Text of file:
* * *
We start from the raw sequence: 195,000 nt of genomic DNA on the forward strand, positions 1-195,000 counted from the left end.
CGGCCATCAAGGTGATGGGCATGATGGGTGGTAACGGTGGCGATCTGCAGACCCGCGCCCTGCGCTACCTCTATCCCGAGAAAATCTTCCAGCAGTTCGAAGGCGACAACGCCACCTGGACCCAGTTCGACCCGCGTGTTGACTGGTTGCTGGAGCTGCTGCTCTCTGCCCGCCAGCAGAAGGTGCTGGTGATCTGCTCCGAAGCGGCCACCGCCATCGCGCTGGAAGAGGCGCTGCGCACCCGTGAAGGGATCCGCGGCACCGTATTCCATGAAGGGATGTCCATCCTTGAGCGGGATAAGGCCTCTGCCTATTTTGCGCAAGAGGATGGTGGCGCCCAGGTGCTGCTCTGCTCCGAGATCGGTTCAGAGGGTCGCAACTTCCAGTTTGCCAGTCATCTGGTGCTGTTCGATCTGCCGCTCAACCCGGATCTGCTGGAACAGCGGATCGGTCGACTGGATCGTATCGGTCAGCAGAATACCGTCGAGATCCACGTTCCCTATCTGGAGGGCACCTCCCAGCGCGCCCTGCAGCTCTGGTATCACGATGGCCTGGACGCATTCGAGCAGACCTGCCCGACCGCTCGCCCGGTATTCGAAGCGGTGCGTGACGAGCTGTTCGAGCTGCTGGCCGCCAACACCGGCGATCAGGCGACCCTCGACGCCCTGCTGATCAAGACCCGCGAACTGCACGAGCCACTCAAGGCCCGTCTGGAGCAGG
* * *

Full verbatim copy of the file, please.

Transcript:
We start from the raw sequence: 195,000 nt of genomic DNA on the forward strand, positions 1-195,000 counted from the left end.
CGGCCATCAAGGTGATGGGCATGATGGGTGGTAACGGTGGCGATCTGCAGACCCGCGCCCTGCGCTACCTCTATCCCGAGAAAATCTTCCAGCAGTTCGAAGGCGACAACGCCACCTGGACCCAGTTCGACCCGCGTGTTGACTGGTTGCTGGAGCTGCTGCTCTCTGCCCGCCAGCAGAAGGTGCTGGTGATCTGCTCCGAAGCGGCCACCGCCATCGCGCTGGAAGAGGCGCTGCGCACCCGTGAAGGGATCCGCGGCACCGTATTCCATGAAGGGATGTCCATCCTTGAGCGGGATAAGGCCTCTGCCTATTTTGCGCAAGAGGATGGTGGCGCCCAGGTGCTGCTCTGCTCCGAGATCGGTTCAGAGGGTCGCAACTTCCAGTTTGCCAGTCATCTGGTGCTGTTCGATCTGCCGCTCAACCCGGATCTGCTGGAACAGCGGATCGGTCGACTGGATCGTATCGGTCAGCAGAATACCGTCGAGATCCACGTTCCCTATCTGGAGGGCACCTCCCAGCGCGCCCTGCAGCTCTGGTATCACGATGGCCTGGACGCATTCGAGCAGACCTGCCCGACCGCTCGCCCGGTATTCGAAGCGGTGCGTGACGAGCTGTTCGAGCTGCTGGCCGCCAACACCGGCGATCAGGCGACCCTCGACGCCCTGCTGATCAAGACCCGCGAACTGCACGAGCCACTCAAGGCCCGTCTGGAGCAGG